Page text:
I’ve dealt with depression most of my life. I remember being 15 and alternating between sleeping all the time and bouts of insomnia. One particular time in high school, I was 16 if I remember correctly, I went through a crying jag. I just could not stop. My aunt, whom with I was living at the time, took me to the emergency room to make sure I was safe. I remember the ER doctor asking me if I was suicidal and I just told him, “No, I’m just so tired from not sleeping.” He gave me some sleeping pills and sent me on my way. My aunt was really worried about me and watched me like a hawk for a few weeks after that incident. That was the first time I remember feeling like a burden and less of a person.
When I became a mother I didn’t fall into parenting flawlessly like I envisioned I would. I loved my sons no doubt but I fell into a depression unlike any I’d ever felt before. I had chosen to breast feed and I remember it not being this magical feeling, an amazing bonding moment like I hoped it would be, like I was told it would be. I remember pushing it, trying and trying to make that magical bonding experience a reality. It never happened. I couldn’t breast feed and it didn’t feel magical. I remember feeding my son and just waiting impatiently for it to be over. And that was the first time I remember feeling like a bad mother. It was also when I realized I was depressed. I was suffering from post-partum depression.
I was so depressed, I was unengaged with my family. I was sleeping all the time, or barely sleeping. I was no longer interested in things I used to find joy. I was irritable and mean. I tended to my sons needs as things would arise but I didn’t spend much time with him outside of tending to his needs. Or I would go the other direction and worry about him constantly. Was he breathing? Was he wet again? Was he comfortable? Too hot? Not warm enough? My mind would not shut off from the constant worries. I was depressed in the worst way.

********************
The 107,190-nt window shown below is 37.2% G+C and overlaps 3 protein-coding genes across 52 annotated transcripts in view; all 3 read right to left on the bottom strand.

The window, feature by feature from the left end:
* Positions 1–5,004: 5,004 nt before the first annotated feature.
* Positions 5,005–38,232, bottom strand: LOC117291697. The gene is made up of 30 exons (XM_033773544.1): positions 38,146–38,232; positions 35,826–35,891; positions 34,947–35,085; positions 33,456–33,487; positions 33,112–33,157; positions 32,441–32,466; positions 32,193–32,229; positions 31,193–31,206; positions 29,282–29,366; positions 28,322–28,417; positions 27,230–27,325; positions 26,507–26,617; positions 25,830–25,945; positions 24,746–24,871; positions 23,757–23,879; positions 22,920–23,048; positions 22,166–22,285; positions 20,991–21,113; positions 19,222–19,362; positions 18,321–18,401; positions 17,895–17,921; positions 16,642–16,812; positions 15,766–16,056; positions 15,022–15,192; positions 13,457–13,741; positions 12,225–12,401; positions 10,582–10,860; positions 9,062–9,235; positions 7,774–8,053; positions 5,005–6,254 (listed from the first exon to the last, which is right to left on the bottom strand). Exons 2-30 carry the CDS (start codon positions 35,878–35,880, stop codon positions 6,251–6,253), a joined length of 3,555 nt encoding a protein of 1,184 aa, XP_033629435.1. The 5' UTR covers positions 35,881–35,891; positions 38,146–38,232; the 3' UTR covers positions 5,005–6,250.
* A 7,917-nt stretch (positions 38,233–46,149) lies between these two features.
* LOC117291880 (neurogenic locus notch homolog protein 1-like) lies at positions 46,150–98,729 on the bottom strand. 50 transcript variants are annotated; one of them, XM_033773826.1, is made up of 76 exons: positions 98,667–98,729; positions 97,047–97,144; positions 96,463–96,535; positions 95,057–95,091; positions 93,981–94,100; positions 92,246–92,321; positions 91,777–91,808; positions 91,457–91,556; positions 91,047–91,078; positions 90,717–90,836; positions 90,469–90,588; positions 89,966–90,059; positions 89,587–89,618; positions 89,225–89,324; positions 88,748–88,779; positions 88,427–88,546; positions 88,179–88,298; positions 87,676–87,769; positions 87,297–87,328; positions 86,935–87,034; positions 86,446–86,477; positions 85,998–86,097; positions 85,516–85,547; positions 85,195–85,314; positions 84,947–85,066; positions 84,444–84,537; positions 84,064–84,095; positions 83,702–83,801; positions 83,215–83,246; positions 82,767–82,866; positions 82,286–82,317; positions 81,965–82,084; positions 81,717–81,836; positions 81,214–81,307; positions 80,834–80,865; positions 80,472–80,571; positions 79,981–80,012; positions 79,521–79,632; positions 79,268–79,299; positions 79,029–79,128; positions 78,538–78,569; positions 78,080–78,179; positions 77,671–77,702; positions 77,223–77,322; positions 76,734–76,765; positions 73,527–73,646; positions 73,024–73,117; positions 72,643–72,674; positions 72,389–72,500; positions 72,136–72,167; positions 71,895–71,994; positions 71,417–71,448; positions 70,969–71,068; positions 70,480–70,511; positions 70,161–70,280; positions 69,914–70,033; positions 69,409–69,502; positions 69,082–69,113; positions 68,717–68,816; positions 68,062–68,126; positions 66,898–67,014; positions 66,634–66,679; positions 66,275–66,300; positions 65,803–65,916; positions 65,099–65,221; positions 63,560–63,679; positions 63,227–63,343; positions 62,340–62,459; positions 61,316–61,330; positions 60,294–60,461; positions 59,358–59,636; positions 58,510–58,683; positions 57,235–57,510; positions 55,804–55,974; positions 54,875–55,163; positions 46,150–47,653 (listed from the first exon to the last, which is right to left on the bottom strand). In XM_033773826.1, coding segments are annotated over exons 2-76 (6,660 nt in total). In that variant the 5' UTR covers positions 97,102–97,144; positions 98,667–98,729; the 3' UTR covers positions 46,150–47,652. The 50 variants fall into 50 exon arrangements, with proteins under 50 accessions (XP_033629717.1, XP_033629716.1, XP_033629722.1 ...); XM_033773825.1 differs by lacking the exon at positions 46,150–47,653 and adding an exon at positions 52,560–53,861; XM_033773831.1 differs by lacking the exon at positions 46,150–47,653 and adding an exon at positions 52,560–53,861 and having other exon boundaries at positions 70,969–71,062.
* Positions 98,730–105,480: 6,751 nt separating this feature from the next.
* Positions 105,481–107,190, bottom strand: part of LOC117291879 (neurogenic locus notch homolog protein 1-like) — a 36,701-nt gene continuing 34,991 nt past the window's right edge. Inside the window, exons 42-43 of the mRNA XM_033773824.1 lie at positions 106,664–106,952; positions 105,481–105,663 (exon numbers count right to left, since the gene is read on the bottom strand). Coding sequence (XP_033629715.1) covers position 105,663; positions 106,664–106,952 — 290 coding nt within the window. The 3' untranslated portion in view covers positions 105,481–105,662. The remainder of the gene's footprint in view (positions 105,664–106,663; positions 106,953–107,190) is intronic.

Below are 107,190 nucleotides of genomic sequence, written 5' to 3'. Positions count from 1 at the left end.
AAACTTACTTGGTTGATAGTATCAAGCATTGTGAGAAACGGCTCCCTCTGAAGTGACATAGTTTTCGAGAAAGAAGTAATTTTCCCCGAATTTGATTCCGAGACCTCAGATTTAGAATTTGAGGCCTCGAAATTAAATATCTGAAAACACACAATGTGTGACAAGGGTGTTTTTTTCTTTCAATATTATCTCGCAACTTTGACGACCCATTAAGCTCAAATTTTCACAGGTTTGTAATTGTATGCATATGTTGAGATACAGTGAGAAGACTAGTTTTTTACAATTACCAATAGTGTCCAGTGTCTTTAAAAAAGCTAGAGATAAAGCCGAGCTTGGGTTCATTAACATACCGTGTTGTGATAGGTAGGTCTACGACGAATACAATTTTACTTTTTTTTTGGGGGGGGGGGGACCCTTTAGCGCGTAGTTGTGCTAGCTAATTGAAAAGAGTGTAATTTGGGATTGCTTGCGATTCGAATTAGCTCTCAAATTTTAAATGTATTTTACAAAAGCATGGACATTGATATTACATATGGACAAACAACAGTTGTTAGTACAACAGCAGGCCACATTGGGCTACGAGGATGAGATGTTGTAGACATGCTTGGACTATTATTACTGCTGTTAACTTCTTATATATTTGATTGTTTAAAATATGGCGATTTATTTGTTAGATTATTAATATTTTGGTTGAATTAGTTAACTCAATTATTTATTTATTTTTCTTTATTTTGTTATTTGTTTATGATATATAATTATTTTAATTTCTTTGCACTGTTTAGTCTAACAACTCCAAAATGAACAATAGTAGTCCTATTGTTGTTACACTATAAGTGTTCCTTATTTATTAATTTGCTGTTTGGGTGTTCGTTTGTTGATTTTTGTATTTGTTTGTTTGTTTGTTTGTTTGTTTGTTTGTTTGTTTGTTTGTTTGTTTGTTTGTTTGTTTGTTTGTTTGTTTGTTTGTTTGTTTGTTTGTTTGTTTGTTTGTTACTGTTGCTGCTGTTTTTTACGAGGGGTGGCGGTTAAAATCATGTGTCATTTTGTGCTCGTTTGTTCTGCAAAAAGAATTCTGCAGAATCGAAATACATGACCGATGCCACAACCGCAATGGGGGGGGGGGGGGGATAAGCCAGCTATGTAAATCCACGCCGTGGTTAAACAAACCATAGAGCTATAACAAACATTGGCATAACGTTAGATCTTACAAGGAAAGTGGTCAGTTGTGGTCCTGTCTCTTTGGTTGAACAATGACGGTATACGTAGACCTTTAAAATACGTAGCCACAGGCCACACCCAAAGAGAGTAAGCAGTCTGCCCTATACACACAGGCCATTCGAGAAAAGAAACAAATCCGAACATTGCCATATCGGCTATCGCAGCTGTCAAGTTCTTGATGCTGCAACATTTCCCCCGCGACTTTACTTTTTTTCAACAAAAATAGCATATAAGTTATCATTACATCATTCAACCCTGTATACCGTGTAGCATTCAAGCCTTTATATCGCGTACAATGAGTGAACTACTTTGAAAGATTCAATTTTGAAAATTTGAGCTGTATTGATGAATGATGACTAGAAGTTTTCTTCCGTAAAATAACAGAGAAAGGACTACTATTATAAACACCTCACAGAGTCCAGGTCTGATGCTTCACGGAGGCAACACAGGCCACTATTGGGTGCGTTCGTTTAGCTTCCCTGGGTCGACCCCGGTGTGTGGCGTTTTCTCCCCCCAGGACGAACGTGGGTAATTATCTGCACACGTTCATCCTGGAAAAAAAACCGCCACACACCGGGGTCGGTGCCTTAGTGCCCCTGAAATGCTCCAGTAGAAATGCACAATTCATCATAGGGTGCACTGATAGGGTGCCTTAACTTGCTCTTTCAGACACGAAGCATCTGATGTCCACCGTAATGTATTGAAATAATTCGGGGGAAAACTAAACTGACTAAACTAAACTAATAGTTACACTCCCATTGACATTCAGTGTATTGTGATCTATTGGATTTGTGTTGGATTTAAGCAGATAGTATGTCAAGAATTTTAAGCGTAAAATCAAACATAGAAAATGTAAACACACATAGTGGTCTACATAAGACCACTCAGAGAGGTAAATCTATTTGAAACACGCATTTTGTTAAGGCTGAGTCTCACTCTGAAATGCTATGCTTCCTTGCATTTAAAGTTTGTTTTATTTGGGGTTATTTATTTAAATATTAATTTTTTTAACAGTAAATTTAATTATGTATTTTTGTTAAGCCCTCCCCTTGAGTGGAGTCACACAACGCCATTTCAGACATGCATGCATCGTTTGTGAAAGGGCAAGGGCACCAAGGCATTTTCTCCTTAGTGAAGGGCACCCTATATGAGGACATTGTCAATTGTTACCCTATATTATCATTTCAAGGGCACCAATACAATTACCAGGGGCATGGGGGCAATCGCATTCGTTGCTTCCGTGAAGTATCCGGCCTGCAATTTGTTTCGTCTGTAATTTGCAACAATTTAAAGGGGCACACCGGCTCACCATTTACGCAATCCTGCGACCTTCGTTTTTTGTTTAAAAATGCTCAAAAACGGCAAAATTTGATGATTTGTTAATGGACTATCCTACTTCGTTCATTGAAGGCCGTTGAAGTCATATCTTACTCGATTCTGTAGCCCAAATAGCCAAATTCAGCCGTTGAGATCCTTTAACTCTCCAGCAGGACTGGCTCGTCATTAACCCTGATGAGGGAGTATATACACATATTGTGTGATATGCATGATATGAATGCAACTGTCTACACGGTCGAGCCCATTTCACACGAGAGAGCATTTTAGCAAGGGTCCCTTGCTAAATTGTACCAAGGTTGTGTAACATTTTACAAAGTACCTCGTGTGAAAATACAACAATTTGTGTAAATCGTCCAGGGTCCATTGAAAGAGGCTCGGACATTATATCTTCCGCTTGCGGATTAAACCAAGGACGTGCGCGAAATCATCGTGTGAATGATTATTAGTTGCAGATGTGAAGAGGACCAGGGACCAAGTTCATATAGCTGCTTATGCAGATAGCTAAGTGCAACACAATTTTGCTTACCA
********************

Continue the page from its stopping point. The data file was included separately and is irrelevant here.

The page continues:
The constant worrying had me so overwhelmed. I felt like the worst mom because I never seemed to know when things were just ok. There was always this cloud above me; a cloud of doubt. A cloud that repeated to me over and over that I wasn’t a good mom because I was unsure of everything. It couldn’t possibly be this hard for all moms, could it? One day I was overwhelmed to the point I couldn’t deal with it anymore. I reached for a bottle of pills to end my indecisiveness and worry. I was going to kill myself.
I grabbed a bottle of Tylenol, downed an entire handful and laid back on the bed, waiting for the darkness to take me, to take away all my worry and anxiety. 15 minutes in, I had a change of heart. Was it too late? I began to panic but all I could think was at least I wouldn’t have this anxiety and overwhelming feeling of failure, so I laid there.
My husband came into the bedroom to tell me goodbye before he left for work. I was barely conscious. He kept asking me, “what did you take? What did you do?” I told him I took Tylenol in the littlest voice I had left. The ambulance came, I was admitted to the psychiatric unit, and spent a total of one month away from my family.
It didn’t occur to me then but it does now, we as parents, especially we mothers, put so much pressure on ourselves to be great moms, to do everything right, to do everything as naturally and gracefully as possible. The pressure to be the perfect mommy is so so great, we crush ourselves. We crush our self confidence. We end up depressed and barely clinging to life trying to be the perfect mommy.
In the end, the important thing to remember is we don’t have to be perfect. Things are going to seem awkward and not always the most graceful but that’s normal. That’s part of being a new mom. We can’t possibly have it all figured out all at once. So be kind to yourself. Be patient with yourself. It’ll come in time. Don’t make yourself feel like a bad mommy, you wonderful, beautiful, kind mommy you💕